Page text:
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How to Settle Purchase and Sale Disputes: An Interview with Ryan Butler of Butler & College, Attorneys at Law

By Ryan Butler

Tell us a little bit about your firm and the areas of law that you practice.

Butler & College is a law firm that focuses its practice mostly on Real Estate Transactions and Estate Planning. We have three attorneys and ten support staff spread across three offices located in Mt. Pleasant, West Ashley and Summerville. We strive to provide top notch customer service along with competent legal representation.

What are the most common purchase and sale disputes that you've handled for people in this area?

The most common dispute during a purchase/sale deals with Inspections and Repairs. Buyers usually negotiate for the ability to inspect the property prior to the purchase of the home. When the inspection shows repairs that need to be made, then the buyer and seller will have to negotiate how to handle the repairs.

What happens if the Seller refuses to repair the items requested by the Buyer?

The contract specifies all of this and most f it can be worked out amongst the parties. However, a Buyer asking for cosmetic repairs and a Seller refusing to repair those items or drop the sales price can kill a deal.

Can you explain what a breach of contract in a home purchase/sale is?

A contract for the purchase of a home is the same, legally, as any other contract. It is a promise for a promise?or a bargain for a bargain. The Buyer promises to pay money and the Seller promises to deliver a deed to their house once they receive the monies. Add onto that, the Buyer and Seller, within the contract, agree on other terms to assure the Buyer and/or Seller that they are getting what they bargained for. The Buyer will typically negotiate for inspections and repairs, if warranted. A breach of the contract is when one of the parties does not fulfill their end of the bargain. Some examples include: The Buyer doesn't have money to pay to the Seller; the Seller doesn't repair items that have been bargained for; or, either the Buyer/Seller decide that they no longer want to go through with the deal.

What are the basic legal steps involved in these types of disputes?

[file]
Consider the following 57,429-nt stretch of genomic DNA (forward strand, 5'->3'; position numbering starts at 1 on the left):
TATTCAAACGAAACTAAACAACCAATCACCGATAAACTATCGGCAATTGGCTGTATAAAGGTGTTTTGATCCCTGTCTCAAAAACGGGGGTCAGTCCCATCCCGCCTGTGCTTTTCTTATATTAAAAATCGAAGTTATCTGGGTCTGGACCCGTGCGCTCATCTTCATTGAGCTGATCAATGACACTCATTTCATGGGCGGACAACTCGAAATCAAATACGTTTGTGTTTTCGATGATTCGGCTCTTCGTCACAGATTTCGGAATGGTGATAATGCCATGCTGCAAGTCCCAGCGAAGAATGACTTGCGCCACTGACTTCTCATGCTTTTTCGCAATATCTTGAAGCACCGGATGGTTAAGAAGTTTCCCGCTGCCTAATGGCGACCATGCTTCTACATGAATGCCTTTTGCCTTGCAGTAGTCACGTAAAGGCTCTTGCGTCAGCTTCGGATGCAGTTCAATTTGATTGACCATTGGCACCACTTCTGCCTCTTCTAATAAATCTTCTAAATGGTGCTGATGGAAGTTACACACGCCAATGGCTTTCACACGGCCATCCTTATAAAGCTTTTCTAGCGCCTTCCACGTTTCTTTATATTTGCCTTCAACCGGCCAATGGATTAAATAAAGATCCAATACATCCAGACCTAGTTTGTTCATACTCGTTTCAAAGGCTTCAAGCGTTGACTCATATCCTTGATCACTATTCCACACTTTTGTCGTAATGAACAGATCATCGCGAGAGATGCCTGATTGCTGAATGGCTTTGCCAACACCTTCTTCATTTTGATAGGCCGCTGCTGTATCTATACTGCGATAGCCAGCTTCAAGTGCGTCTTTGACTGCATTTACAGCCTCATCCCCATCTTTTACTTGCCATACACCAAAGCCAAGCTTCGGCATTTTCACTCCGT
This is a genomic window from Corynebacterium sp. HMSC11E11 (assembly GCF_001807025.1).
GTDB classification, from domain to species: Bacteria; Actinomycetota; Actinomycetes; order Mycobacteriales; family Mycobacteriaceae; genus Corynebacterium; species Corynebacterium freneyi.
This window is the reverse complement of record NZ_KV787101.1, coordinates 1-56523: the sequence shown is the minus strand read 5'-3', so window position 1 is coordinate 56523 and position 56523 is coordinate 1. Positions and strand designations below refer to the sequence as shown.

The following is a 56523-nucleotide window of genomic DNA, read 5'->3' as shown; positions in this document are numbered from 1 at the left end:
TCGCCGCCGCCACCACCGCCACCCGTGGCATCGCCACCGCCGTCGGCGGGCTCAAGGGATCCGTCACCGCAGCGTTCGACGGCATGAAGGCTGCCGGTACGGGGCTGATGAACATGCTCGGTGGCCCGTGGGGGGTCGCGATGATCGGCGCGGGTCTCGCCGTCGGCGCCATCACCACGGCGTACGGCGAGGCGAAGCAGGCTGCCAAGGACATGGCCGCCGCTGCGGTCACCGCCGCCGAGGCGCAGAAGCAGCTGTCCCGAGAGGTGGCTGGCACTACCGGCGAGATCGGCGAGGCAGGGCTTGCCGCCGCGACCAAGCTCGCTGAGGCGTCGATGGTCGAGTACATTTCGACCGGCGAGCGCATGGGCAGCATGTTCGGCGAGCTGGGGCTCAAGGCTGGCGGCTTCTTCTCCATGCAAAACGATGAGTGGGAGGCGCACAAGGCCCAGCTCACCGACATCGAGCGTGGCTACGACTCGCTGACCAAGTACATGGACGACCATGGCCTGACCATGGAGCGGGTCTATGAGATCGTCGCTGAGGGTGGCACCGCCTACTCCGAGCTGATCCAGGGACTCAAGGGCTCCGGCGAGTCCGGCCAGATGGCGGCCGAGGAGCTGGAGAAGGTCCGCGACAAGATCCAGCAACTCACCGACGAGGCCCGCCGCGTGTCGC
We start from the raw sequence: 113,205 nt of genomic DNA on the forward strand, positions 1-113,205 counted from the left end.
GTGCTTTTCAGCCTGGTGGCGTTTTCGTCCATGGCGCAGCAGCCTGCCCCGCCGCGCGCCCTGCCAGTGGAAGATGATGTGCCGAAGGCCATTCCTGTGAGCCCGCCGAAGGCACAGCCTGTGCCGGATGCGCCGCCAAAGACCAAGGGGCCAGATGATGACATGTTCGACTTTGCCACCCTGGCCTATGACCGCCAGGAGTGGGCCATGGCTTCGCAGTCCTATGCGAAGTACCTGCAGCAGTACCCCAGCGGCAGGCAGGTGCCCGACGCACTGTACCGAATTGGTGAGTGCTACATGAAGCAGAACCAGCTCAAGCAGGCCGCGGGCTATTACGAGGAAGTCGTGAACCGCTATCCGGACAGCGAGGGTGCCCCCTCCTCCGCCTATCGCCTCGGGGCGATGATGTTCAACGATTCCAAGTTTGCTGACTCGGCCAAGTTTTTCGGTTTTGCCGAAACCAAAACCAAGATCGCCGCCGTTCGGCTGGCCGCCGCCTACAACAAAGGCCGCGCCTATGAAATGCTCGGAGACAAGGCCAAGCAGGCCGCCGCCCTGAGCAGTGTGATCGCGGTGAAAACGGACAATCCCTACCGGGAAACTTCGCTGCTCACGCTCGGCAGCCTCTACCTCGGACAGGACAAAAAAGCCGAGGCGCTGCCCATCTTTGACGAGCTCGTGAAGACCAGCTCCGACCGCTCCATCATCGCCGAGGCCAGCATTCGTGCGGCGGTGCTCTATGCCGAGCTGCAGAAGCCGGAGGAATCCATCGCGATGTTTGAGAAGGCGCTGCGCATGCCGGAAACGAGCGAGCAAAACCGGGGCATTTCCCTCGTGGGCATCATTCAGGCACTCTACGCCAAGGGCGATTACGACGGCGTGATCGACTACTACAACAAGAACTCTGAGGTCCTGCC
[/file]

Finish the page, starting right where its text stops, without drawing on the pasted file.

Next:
The first step is for the parties (buyer/seller/agents) to work out the issues amongst themselves. A lot of issues can be negotiated (for example, a Seller can drop the price of the home instead of paying for repairs to be done). If negotiations fall through, then it is best to seek the advice of an attorney. An attorney can give guidance to whether either party has a case against the other and whether that case is worth pursuing.

Is there anything a buyer or seller can do prior to the purchase and sale agreement to help avoid a dispute?

A. Read the Contract!
Know what the contract says, so that you know what you want and what is expected of you as a party to the contract.

B. Be Very Specific (in the Contract) as to What Each Party Wants!
If the Buyer wants the Refrigerator in the Kitchen to convey along with the property, then they need to state that in the contract. The language "Refrigerator Conveys" is not enough. The Seller could leave a small garage refrigerator and meet the requirements of the contract.

What advice would you give to homeowners who discover the seller intentionally misrepresented a major defect in their new house?

Seek the advice of an attorney right away. Misrepresentation will have to be proved. It is a relatively high burden to show that another had knowledge of a defect prior to the sale.

What's the best way for people to reach you and your firm?

We can be reached at our main number (843) 284-8676. Our website is:

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